A Danish shipper took legal proceedings against a Danish freight forwarder before the Danish courts because of a damage, which occurred during transport while in the custody of an English road carrier. The Maritime and Commercial High Court did not allow the freight forwarder to summon the English road carrier to attend the proceedings. This was due to a framework agreement between the freight forwarder group of companies and the road carrier, which provided for exclusive jurisdiction in England.
A Danish shipper had hired a freight forwarder to arrange for carriage of wind turbines from Videbaek, Denmark to Kerry, Ireland. The freight forwarder subcontracted the various parts of the carriage to different carriers. One subcarrier was to truck the cargo from Videbaek to Esbjerg in Denmark, another to sail the goods from Esbjerg to Immingham in England, and from there on a third subcarrier was to truck the cargo to Liverpool in England. However, the turbines were damaged during the English national road carriage while in the custody of the third subcarrier.
The Danish shipper took legal proceedings against the freight forwarder at the Commercial and Maritime High Court of Denmark and the freight forwarder summoned the Danish as well as the English road carrier to the proceedings. The English road carrier argued that the parties had agreed on English jurisdiction and that the case should therefore be dismissed by the Danish court.
The international rules governing jurisdiction
Legal proceedings shall in general be started in the jurisdiction of the defendant. This main rule applies throughout the EU and follows from EU Regulation 44/2001. However, the law provides for a number of exceptions in various situations where it is considered to be reasonable that the defendant may be sued in other jurisdictions than his own.
One of these exceptions applies when more than two parties take part in the same legal proceedings. It is very onerous for a party if the same case against several parties is brought before different courts in different countries to be decided simultaneously. Therefore, the rules provide for the possibility of summoning other parties to the first legal proceedings. This means that the decision of the court is binding to all involved parties. This rule means that freight forwarders are usually given the possibility to summon the performing subcarrier to legal proceedings brought before the court by the shipper.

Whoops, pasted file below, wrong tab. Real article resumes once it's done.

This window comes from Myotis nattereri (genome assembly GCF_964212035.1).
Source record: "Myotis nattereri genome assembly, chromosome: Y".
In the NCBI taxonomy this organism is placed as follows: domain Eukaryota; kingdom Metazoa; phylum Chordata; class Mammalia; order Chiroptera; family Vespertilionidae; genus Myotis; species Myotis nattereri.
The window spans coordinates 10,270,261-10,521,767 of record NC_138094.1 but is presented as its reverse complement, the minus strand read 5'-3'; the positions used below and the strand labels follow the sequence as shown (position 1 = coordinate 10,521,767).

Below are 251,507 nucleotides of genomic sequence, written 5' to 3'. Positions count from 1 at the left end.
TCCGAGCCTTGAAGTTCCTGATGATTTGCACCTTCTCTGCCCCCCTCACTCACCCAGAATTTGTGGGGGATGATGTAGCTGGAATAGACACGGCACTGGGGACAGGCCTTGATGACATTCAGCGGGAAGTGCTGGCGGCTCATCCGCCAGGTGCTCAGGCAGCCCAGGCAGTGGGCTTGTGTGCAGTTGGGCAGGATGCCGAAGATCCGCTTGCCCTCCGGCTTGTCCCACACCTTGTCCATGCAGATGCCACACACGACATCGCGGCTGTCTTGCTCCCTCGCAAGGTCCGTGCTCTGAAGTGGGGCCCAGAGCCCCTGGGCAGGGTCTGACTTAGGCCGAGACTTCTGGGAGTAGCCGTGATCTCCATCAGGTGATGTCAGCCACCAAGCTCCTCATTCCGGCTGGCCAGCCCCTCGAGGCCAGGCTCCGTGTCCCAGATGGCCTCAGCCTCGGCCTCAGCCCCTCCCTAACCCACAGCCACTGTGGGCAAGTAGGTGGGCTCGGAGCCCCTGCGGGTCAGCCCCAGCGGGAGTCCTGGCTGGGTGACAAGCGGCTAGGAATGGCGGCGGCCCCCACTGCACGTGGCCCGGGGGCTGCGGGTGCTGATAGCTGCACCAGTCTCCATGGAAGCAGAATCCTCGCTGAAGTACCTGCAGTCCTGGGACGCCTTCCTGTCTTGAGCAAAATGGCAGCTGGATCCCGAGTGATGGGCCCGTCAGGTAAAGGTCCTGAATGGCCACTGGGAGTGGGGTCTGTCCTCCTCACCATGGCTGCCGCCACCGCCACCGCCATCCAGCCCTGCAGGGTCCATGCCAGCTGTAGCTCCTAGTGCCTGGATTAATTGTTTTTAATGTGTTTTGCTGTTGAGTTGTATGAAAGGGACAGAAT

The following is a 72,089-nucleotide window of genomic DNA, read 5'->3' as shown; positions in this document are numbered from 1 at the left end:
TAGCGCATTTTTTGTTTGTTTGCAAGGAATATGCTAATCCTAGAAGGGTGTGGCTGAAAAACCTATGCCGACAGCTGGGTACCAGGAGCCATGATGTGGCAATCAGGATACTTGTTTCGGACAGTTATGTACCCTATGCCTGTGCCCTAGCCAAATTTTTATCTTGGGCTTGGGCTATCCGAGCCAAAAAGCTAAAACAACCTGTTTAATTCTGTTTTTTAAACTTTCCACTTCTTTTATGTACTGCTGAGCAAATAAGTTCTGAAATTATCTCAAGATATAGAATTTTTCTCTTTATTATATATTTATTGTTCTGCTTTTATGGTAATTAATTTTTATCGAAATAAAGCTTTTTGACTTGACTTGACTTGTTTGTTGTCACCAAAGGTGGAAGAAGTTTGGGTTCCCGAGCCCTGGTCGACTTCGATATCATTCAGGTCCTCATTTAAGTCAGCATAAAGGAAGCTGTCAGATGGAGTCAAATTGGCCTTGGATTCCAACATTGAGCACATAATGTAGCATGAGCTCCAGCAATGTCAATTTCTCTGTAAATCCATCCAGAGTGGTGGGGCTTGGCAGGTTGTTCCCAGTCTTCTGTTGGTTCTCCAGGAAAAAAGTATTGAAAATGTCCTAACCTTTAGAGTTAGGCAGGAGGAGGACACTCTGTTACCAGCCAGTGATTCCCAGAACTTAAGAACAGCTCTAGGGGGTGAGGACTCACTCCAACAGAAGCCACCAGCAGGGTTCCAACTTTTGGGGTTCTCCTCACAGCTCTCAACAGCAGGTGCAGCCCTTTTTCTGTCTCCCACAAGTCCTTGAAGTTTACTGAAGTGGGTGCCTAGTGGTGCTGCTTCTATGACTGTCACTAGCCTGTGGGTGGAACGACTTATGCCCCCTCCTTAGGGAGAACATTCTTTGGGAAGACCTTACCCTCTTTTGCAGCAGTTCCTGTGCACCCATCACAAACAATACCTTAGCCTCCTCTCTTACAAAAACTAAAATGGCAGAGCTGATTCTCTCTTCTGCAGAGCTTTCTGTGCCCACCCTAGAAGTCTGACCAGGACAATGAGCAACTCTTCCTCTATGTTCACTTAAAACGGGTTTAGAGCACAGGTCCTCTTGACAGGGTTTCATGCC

The law also provides for another exception in situations where the parties have made an agreement concerning the governing jurisdiction, i.e. where the parties have agreed that legal proceedings can only be initiated in a particular jurisdiction. A jurisdiction agreement is binding to the parties and decides exhaustively where legal proceedings can be started.
The English road carrier
The freight forwarder had booked the English road carrier by a fax via the freight forwarder’s Irish sister company. The booking did not specify which rules should apply to the carriage. The CMR Convention was not applicable due to the fact that this was a national carriage and the convention only governs international carriage of goods by road.
The freight forwarder argued that the EU rules regarding jurisdiction should apply. Since the shipper had started legal proceedings against the freight forwarder before the Danish courts the freight forwarder felt that he was entitled to summon the English road carrier to the case. The freight forwarder also reasoned his summons with process economic arguments; it would not be fair if the freight forwarder first had to suffer the expenses of a Danish lawsuit after which he would have to initiate recourse proceedings in England against the English road carrier.
The English road carrier on the other hand argued that the parties had agreed to submit to the exhaustive jurisdiction to the English courts, and thus that the case should be dismissed by the Danish Maritime and Commercial High Court. However, the jurisdiction agreement was a part of a framework agreement between the subcarrier and the freight forwarder’s English sister company. In other words the Danish freight forwarder was not directly a party to the framework agreement and the agreement did not relate to the particular carriage in this case.
The Maritime and Commercial High Court: The parties agreed on jurisdiction in England
The Maritime and Commercial High Court initially emphasized that the booking did not specify the applicable rules of law. Even if the Danish freight forwarder was not a direct party to the framework agreement the English road carrier had reasonable grounds to expect that the transport was governed by the framework agreement. Therefore, the Maritime and Commercial High Court dismissed the case against the English road carrier due to the jurisdiction clause in the framework agreement.
Freight forwarders should be careful when making agreements concerning jurisdiction. A freight forwarder usually operates as the middle man between the shipper and the performing subcarrier, and it can be very costly for the freight forwarder if he cannot summon the subcarrier to legal proceedings initiated by the shipper. This means that he risks having to take part in two different legal proceedings in two different jurisdictions.
The judgement also serves to illustrate the importance of agreements made by group companies. If one company in the group enters into an agreement with a third party this may be binding on all companies in the group even if one particular company is not aware of the framework agreement.
[Judgment of the Danish Maritime and Commercial High Court on 1 August 2013. Case no. H-27-12]